Unfortunately much of today's media is one dimensional. They see our conflict in monochromatic terms, black or white. The problem is largely because, like everything else in this country, journalism too has become over politicised. It is a symbiotic relationship that is sometimes incestuous because progress and steps up the journalistic ladder sometimes do not depend on ability and capability but on the theory of relativity. Whose who you are and what family connections you have to some ministerial spouse or her second cousin, sometimes are the determining factors.

This over-politicisation has led journalists, by and large, to seek solace in political relationships and concentrate on political writing to the detriment of other fields where the attention of the media, the glare of publicity and the exposure of official and other wrong doing are equally, if not more important.

Sri Lanka is an agricultural country. But how many of our media today devote time to the plight of our farmers, to their costs of cultivation, the problems of marketing and other issues that are vital to them. I have travelled the length and breadth of Sri Lanka particularly in the second half of the 1960s and in 1970s writing on agricultural issues, the condition of our farmers and exposing administrative shortcomings where they were found.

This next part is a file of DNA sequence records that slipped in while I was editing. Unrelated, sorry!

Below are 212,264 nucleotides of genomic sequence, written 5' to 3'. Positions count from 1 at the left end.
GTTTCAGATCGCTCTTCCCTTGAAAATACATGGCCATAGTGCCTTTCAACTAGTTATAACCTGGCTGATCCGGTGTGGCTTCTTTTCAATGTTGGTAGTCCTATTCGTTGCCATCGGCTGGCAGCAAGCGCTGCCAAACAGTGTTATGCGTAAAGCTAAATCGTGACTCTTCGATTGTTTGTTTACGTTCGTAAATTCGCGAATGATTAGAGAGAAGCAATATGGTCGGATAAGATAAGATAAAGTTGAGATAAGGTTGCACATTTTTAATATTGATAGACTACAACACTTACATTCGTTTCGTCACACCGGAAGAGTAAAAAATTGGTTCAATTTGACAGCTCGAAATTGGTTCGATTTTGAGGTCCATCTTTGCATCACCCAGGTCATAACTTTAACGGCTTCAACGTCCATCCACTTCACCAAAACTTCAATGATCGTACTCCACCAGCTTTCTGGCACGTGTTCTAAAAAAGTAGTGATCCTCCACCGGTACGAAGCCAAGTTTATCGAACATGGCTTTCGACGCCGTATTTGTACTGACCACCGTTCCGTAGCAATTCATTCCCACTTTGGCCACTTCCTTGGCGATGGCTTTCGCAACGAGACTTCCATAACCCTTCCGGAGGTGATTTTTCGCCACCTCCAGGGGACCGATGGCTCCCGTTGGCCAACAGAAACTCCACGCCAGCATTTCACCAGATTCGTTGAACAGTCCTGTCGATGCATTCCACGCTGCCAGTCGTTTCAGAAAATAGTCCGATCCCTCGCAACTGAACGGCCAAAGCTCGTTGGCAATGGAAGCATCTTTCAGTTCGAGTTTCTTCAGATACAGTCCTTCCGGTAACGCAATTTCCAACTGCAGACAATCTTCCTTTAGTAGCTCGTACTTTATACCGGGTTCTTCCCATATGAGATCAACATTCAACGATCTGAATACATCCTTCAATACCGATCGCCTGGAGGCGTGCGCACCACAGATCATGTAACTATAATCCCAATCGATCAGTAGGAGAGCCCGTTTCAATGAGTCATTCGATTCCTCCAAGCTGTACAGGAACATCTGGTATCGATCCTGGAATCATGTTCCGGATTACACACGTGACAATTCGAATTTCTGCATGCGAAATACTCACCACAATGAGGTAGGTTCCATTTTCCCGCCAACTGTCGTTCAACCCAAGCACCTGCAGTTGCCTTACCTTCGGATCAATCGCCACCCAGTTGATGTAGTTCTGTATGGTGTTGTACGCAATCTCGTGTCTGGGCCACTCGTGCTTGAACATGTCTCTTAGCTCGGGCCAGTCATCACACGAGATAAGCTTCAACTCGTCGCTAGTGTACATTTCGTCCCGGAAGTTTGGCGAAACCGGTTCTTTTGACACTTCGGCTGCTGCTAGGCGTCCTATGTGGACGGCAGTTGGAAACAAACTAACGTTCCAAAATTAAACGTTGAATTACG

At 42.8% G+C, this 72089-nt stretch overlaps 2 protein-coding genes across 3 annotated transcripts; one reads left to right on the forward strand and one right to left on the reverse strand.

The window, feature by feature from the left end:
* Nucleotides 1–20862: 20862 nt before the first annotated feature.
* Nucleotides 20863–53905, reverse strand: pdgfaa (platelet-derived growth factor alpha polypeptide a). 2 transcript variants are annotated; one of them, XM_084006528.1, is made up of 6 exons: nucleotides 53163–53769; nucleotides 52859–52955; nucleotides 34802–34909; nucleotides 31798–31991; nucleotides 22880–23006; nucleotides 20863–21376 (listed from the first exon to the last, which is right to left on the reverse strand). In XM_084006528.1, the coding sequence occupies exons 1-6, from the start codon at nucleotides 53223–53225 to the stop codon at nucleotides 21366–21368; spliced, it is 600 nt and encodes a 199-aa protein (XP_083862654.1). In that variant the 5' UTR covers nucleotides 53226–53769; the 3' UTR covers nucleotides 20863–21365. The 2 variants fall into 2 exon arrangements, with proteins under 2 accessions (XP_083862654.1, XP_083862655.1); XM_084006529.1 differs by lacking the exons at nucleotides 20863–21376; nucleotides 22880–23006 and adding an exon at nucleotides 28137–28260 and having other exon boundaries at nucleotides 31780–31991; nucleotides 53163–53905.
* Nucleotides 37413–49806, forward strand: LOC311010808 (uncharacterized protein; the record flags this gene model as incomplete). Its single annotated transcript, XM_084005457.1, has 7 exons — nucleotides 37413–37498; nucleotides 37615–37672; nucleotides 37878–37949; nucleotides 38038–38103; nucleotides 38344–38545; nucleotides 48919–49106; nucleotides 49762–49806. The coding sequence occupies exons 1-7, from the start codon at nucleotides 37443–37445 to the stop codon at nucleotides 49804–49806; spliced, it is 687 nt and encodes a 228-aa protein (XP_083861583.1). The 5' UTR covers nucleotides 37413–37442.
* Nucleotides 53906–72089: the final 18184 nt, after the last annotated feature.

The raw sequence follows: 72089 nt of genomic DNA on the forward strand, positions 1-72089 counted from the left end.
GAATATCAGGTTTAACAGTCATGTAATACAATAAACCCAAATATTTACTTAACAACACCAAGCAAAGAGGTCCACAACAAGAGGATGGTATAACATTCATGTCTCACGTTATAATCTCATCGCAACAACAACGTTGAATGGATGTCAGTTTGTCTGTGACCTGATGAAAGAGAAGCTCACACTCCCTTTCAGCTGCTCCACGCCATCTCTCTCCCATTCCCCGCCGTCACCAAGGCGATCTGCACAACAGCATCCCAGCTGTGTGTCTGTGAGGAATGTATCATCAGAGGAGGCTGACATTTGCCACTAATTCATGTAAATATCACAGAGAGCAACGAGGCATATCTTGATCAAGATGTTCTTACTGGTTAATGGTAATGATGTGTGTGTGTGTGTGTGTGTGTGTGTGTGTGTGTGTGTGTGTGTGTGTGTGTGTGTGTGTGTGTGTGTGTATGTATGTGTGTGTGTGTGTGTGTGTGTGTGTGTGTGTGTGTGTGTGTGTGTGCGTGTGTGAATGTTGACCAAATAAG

Those were the days when such eminent and honest politicians as Prime Minister Dudley Senanayake and Agriculture Minister M.D. Banda and later Hector Kobbekaduwa took an interest in trying to solve the problems of farmers and make this country self sufficient.

The farmers of the north and east, as did the farmers from the rest of the country, responded to the call for greater productivity. Today we only pay lip service to the farmers of this land. Examining their plight, bringing their difficulties to public and official attention, is far too passe for today's media. I was reminded of this when I read an article written by Charitha Ratwatte, Secretary to the Finance Ministry, headlined "Regaining Sri Lanka - The four Initiatives" in which he proudly boasts: "Already as a result of the Peace Process up to 125,000 acres in the North and 250,000 acres in the East have been put back into productive use".

We would like to know, for instance, the current price of fertilizer used in the rice fields, the price two years ago and the prices of other necessities such as labour, tractor or buffalo hire and weedicides. Returning paddy lands to their rightful owners must be applauded. Just as man does not live by bread alone, rice does not grow on its own. It needs several inputs not the least of which is fertilizer because over the years farmers have been cajoled into planting high-yielding varieties of seed.
If the cost of production proves prohibitive, these lands that Charitha Ratwatte says have been restored might be cultivated for a season or two and abandoned again, not because of war but because of financial loss.

If we are keen to see that the people of the north and east are gainfully employed and occupied while giving the economy a boost until long term plans reach fruition, give them the tools with which to make sustainable agriculture possible. They, like industrious farmers elsewhere in the country, do not want official sympathy. They want the wherewithal to practice what they know best. Farmers in the north and east have proved their mettle before. Let them do so again. Meanwhile set up mechanisms to market the produce without letting them rot in the fields.